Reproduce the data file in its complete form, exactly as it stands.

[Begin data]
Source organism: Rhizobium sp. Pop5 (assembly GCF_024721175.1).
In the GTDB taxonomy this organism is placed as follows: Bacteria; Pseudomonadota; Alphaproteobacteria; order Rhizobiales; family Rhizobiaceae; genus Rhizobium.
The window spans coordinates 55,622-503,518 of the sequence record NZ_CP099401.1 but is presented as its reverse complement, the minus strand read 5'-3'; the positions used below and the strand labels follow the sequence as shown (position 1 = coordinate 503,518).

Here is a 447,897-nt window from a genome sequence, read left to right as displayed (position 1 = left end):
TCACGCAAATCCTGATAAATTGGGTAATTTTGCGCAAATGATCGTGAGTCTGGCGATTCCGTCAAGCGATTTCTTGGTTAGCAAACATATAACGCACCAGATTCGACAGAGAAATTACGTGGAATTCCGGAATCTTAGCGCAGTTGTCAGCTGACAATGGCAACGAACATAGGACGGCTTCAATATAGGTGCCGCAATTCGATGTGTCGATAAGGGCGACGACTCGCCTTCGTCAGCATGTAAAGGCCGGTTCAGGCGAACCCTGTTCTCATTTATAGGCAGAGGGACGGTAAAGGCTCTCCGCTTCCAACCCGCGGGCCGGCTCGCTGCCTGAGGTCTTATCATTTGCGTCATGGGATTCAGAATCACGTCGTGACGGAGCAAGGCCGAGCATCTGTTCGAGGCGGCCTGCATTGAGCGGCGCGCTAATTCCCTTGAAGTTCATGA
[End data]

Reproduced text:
Source organism: Rhizobium sp. Pop5 (assembly GCF_024721175.1).
In the GTDB taxonomy this organism is placed as follows: Bacteria; Pseudomonadota; Alphaproteobacteria; order Rhizobiales; family Rhizobiaceae; genus Rhizobium.
The window spans coordinates 55,622-503,518 of the sequence record NZ_CP099401.1 but is presented as its reverse complement, the minus strand read 5'-3'; the positions used below and the strand labels follow the sequence as shown (position 1 = coordinate 503,518).

Here is a 447,897-nt window from a genome sequence, read left to right as displayed (position 1 = left end):
TCACGCAAATCCTGATAAATTGGGTAATTTTGCGCAAATGATCGTGAGTCTGGCGATTCCGTCAAGCGATTTCTTGGTTAGCAAACATATAACGCACCAGATTCGACAGAGAAATTACGTGGAATTCCGGAATCTTAGCGCAGTTGTCAGCTGACAATGGCAACGAACATAGGACGGCTTCAATATAGGTGCCGCAATTCGATGTGTCGATAAGGGCGACGACTCGCCTTCGTCAGCATGTAAAGGCCGGTTCAGGCGAACCCTGTTCTCATTTATAGGCAGAGGGACGGTAAAGGCTCTCCGCTTCCAACCCGCGGGCCGGCTCGCTGCCTGAGGTCTTATCATTTGCGTCATGGGATTCAGAATCACGTCGTGACGGAGCAAGGCCGAGCATCTGTTCGAGGCGGCCTGCATTGAGCGGCGCGCTAATTCCCTTGAAGTTCATGA